The philosophic basis of the fantastic revolves around the clash between the rational and the irrational, between the logical and the absurd. The unnatural invades the natural, and the world is destroyed and recreated, because imagination itself provides the writer with endless possibilities as well as the freedom to express them.

Mythology, by nature, and most of the fantastic moves within an undefined frame of space and time. This lack of a particular space and time is what renders the genre applicable and relevant to all people and to any age.

The structuralist literary critic Tzvetan Todorov maintains the idea that the fantastic arises when characters and readers are confronted with issues and questions regarding reality. Man, experiencing the terrible gulf between night and day, between birth and death, finds recourse in conceiving another reality that borrows elements from the one in which he lives. This new reality undermines the existing one, flouts the laws that govern nature and the universe, confutes man’s knowledge and proves the limitations by which man is fettered.

In Shakespeare’s Hamlet, the titular character says to Horatio, ”There are more things in heaven and earth, Horatio, than are dreamt of in your philosophy.” These ”undreamt of” things are exactly those who give voice and flesh to the fantastic.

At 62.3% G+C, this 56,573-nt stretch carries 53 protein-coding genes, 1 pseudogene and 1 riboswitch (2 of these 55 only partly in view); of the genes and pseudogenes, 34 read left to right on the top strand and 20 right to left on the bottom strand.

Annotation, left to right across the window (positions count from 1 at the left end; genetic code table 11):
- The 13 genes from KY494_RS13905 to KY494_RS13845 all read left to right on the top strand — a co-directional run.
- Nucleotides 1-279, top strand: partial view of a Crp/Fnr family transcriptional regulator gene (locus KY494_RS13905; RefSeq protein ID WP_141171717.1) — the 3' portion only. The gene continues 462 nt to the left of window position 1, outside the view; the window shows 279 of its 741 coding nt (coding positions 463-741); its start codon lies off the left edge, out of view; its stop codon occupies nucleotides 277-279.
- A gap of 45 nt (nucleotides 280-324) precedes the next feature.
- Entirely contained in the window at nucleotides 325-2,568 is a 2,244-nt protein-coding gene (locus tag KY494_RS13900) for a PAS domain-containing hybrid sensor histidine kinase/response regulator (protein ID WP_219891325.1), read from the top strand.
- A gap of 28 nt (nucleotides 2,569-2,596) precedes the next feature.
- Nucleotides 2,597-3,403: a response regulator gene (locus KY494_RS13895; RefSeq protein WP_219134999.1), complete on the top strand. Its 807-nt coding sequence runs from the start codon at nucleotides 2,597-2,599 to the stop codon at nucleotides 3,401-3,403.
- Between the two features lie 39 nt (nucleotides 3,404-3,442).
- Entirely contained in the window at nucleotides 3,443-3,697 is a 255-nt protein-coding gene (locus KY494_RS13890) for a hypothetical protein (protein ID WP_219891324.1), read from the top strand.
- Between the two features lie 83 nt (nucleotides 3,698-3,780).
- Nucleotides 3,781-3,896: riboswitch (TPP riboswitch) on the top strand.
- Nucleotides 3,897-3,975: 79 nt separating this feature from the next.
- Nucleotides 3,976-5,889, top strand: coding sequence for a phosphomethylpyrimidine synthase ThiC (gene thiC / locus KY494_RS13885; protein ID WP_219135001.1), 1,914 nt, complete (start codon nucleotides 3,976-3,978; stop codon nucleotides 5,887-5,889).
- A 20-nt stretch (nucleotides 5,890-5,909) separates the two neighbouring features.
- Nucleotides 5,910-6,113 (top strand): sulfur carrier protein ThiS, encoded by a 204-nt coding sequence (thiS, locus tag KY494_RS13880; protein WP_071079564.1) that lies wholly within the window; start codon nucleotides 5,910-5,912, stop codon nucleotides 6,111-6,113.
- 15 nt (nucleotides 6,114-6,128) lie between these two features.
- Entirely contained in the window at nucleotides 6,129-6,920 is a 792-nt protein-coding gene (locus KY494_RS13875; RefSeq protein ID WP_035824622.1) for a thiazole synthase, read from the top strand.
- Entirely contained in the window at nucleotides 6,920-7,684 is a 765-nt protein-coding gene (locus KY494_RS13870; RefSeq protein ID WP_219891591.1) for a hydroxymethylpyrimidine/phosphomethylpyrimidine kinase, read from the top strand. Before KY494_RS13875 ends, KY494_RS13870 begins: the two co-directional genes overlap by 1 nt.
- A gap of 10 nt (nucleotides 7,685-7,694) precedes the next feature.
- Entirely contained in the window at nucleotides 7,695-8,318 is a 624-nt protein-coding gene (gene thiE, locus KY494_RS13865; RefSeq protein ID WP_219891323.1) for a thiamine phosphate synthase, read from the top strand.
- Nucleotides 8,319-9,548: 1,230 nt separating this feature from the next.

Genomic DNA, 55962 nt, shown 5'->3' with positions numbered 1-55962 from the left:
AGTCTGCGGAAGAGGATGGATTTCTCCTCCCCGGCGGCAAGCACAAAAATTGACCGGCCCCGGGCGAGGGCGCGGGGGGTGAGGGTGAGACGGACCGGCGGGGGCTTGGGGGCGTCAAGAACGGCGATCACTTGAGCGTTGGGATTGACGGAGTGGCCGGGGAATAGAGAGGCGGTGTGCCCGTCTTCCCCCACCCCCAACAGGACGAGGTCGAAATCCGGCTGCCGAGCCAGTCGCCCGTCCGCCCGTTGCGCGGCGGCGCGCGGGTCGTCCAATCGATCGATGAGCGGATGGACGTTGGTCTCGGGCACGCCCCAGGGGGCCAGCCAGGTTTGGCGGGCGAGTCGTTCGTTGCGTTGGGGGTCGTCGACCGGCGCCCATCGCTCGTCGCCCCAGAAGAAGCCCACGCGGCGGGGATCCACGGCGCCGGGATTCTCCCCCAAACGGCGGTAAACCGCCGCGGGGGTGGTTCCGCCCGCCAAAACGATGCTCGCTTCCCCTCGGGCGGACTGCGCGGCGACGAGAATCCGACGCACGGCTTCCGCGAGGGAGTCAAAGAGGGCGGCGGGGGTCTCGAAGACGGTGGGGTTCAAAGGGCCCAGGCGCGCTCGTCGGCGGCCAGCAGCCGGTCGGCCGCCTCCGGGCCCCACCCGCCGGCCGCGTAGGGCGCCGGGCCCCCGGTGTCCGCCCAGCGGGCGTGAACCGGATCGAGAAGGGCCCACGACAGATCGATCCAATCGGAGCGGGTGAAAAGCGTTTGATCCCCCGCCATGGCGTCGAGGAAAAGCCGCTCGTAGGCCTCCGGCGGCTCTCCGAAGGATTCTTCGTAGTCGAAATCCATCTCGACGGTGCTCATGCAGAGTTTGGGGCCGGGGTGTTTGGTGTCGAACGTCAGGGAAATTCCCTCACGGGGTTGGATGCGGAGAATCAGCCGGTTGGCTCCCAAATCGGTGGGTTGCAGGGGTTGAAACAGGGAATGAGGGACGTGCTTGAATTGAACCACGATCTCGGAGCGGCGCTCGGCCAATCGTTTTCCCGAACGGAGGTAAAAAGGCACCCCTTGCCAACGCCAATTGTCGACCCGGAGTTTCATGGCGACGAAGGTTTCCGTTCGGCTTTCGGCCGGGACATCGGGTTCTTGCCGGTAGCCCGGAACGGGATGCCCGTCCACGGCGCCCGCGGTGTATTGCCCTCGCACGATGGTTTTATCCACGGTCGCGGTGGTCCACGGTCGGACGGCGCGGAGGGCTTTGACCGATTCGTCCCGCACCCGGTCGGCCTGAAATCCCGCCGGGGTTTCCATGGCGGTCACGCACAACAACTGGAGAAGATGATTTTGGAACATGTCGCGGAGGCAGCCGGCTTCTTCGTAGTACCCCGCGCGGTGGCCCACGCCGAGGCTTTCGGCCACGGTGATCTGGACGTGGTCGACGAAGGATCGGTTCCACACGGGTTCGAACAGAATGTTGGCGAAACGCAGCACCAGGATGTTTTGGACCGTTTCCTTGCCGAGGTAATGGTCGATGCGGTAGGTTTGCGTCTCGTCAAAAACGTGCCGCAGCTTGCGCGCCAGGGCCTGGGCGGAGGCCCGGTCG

Through the fantastic man strives to confront and surpass the finite of human life, experience and knowledge. It’s a form of rebellion where man tries to break free from his own limitations.

The burning issue in the literature of fantasy is precisely the showdown between the finite aspect of human existence and a vast, infinite world that perplexes, challenges and overwhelms us. Fantasy works borrow elements from reality and transform them, building worlds that differ, either slightly or vastly, from our own. These worlds essentially reinvent our own and, by undermining the knowledge we already have in our possession, prove once more the finite of human life that we refuse to accept and against which we display a mighty resistance.